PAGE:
Designed for use by students studying geological maps for the first time and principally concerned with the sheet-like bodies of sedimentary and igneous rocks. Although it is an introductory volume, the student can use it with the minimum of supervision and teaching because, contrary to other books, the approach adopted is the actual presentation of the process of solution of geological maps rather than the presentation of geological map exercises. The book is intended for Geology students in schools and technical colleges, and for first-year geology and civil engineering courses.
(partial) Topographic maps. Simple land forms depicted by contours. True and apparent dip and strike of beds of rock. The effect of the dip of a stratum on its outcrop. Methods for the determination of the dip and strike of a rock succession. To determine the dip and strike of a rock series from outcrops on a geological map. Outcrop trend and form in relation to topography. The determination of the thickness of a bed of rock. Folds: Types of fold and their recognition on maps. Faults: Descriptive terminology of faults. The broad classification of faults. The effect of faults on the outcrops of beds. Two practical examples of the effect of faulting. The determination of the vertical throw of a dip fault. Unconformities: To determine the junction of the beds of a lower series with the base of the upper series in an unconformity. Outliers and inliers: To complete the outcrops of beds from partial outcrops. To plot rock outcrops from borehole records. Appendix I: the angle of dip in exaggerated vertical scale in geological sections; Appendix II: some geographical methods involving dip and strike problems.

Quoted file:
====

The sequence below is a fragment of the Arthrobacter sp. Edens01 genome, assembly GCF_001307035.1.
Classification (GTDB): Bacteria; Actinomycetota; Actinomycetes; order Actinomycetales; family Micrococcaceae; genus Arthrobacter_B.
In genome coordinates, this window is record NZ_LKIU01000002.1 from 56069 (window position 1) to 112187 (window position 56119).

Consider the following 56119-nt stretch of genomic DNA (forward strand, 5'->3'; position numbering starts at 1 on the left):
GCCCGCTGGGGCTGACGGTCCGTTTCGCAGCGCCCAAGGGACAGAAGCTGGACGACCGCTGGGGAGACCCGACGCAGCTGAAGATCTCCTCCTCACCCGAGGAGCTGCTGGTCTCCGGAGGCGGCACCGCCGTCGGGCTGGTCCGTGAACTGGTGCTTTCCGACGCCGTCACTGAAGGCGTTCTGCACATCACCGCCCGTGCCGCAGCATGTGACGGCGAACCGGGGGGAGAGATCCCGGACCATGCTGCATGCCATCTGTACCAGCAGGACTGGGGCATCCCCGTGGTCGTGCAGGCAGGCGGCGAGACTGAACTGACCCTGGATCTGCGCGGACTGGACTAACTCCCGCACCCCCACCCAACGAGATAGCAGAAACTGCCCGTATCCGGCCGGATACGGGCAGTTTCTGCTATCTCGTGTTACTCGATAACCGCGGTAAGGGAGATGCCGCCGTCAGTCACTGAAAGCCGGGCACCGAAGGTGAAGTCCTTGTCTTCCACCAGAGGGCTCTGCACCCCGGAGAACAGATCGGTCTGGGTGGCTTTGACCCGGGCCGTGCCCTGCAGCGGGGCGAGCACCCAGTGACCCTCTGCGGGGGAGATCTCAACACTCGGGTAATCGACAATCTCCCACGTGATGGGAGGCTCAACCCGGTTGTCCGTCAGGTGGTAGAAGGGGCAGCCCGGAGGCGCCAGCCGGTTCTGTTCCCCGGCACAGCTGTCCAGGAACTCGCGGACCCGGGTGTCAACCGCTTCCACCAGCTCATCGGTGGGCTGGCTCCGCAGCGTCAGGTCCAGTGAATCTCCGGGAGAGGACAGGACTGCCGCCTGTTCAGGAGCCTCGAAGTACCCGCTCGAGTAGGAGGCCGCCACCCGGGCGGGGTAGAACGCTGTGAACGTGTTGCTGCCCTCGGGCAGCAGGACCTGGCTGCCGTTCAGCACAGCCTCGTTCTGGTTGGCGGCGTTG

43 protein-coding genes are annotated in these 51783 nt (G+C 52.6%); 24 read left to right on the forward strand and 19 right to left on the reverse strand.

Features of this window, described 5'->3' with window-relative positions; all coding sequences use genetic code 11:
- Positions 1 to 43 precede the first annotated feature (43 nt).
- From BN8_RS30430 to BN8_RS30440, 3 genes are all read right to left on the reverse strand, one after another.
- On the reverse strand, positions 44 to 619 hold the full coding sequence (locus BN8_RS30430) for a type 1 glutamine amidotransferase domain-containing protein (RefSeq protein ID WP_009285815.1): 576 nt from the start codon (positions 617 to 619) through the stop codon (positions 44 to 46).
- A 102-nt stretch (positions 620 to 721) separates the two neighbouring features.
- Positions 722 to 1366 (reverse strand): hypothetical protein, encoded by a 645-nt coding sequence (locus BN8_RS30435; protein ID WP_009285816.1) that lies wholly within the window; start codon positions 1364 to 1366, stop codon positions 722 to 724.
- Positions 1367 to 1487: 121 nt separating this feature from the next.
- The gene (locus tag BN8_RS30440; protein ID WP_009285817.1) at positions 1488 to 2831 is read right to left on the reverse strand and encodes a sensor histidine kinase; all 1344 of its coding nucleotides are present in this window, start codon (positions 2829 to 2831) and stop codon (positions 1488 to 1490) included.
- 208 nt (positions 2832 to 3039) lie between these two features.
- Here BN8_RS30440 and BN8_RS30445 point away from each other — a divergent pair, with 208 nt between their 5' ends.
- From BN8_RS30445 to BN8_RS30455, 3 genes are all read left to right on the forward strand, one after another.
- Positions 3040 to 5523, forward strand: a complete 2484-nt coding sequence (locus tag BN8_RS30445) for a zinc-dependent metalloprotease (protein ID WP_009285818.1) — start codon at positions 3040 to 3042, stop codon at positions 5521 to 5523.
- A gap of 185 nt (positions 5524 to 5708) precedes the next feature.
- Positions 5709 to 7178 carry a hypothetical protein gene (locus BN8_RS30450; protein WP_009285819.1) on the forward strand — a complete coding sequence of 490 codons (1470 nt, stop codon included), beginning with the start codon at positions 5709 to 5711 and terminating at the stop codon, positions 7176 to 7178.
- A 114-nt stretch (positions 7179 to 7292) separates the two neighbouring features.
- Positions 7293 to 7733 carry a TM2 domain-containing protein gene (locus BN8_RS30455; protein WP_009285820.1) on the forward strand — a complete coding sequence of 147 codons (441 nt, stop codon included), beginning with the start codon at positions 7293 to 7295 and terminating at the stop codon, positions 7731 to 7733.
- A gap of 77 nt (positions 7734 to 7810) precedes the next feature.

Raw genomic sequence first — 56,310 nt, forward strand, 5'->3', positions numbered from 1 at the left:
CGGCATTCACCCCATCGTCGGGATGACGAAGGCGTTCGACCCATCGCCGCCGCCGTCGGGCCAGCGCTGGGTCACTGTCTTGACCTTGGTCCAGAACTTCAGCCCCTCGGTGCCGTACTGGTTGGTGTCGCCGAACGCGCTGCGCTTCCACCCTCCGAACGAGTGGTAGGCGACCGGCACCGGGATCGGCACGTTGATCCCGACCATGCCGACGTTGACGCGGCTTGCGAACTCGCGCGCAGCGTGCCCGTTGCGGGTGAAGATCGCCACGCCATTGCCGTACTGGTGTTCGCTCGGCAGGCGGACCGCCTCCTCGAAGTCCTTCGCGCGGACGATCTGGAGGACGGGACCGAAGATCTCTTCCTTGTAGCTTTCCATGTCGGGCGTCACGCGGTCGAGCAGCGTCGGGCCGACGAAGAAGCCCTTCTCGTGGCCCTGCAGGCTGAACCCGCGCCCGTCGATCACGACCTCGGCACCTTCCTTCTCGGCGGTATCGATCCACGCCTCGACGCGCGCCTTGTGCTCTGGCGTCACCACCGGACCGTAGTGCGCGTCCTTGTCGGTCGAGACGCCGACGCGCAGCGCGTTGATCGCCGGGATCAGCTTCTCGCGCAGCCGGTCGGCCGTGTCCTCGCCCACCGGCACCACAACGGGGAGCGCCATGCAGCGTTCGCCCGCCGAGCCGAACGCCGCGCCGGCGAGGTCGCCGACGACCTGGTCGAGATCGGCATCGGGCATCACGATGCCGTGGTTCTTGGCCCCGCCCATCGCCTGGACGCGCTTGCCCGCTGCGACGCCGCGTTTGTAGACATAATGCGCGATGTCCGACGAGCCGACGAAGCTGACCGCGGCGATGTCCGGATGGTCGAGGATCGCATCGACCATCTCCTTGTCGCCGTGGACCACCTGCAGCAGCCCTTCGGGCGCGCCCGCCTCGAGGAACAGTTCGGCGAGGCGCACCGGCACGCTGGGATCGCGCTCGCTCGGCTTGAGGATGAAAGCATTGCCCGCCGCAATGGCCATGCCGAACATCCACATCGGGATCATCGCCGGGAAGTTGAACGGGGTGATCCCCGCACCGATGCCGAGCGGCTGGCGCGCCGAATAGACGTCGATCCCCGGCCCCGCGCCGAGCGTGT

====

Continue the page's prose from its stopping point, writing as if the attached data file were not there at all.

- © Pergamon 1968
- 1st October 1968
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@qu:Geological Maps is a well written and excellently illustrated book intended for use in a first course in geologic mapping or as a supplement to an undergraduate structural geology course... The clear concise text and well-designed diagrams lead the reader through examples and problems which begin at a relatively elementary level but which quickly advance to a level complex enough to tax the ability of the brightest student.
Journal of Geological Education @source: